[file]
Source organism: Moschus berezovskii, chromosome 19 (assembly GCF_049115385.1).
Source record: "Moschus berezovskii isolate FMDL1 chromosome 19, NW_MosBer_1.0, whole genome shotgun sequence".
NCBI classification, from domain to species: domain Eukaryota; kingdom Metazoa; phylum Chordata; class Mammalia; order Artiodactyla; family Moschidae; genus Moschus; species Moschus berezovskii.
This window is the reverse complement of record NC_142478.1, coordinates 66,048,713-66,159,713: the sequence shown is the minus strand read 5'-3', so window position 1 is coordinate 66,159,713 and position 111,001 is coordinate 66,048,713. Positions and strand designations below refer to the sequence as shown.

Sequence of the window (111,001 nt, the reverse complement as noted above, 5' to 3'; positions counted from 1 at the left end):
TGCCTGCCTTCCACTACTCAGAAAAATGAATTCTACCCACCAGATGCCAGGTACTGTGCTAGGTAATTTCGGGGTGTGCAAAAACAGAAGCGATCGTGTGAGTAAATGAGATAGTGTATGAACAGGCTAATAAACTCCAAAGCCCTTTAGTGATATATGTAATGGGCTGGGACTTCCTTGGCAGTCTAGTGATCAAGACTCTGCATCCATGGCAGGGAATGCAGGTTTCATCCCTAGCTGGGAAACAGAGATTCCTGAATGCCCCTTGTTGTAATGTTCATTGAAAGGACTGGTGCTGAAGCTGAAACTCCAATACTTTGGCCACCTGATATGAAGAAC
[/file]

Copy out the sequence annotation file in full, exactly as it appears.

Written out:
Source organism: Moschus berezovskii, chromosome 19 (assembly GCF_049115385.1).
Source record: "Moschus berezovskii isolate FMDL1 chromosome 19, NW_MosBer_1.0, whole genome shotgun sequence".
NCBI classification, from domain to species: domain Eukaryota; kingdom Metazoa; phylum Chordata; class Mammalia; order Artiodactyla; family Moschidae; genus Moschus; species Moschus berezovskii.
This window is the reverse complement of record NC_142478.1, coordinates 66,048,713-66,159,713: the sequence shown is the minus strand read 5'-3', so window position 1 is coordinate 66,159,713 and position 111,001 is coordinate 66,048,713. Positions and strand designations below refer to the sequence as shown.

Sequence of the window (111,001 nt, the reverse complement as noted above, 5' to 3'; positions counted from 1 at the left end):
TGCCTGCCTTCCACTACTCAGAAAAATGAATTCTACCCACCAGATGCCAGGTACTGTGCTAGGTAATTTCGGGGTGTGCAAAAACAGAAGCGATCGTGTGAGTAAATGAGATAGTGTATGAACAGGCTAATAAACTCCAAAGCCCTTTAGTGATATATGTAATGGGCTGGGACTTCCTTGGCAGTCTAGTGATCAAGACTCTGCATCCATGGCAGGGAATGCAGGTTTCATCCCTAGCTGGGAAACAGAGATTCCTGAATGCCCCTTGTTGTAATGTTCATTGAAAGGACTGGTGCTGAAGCTGAAACTCCAATACTTTGGCCACCTGATATGAAGAAC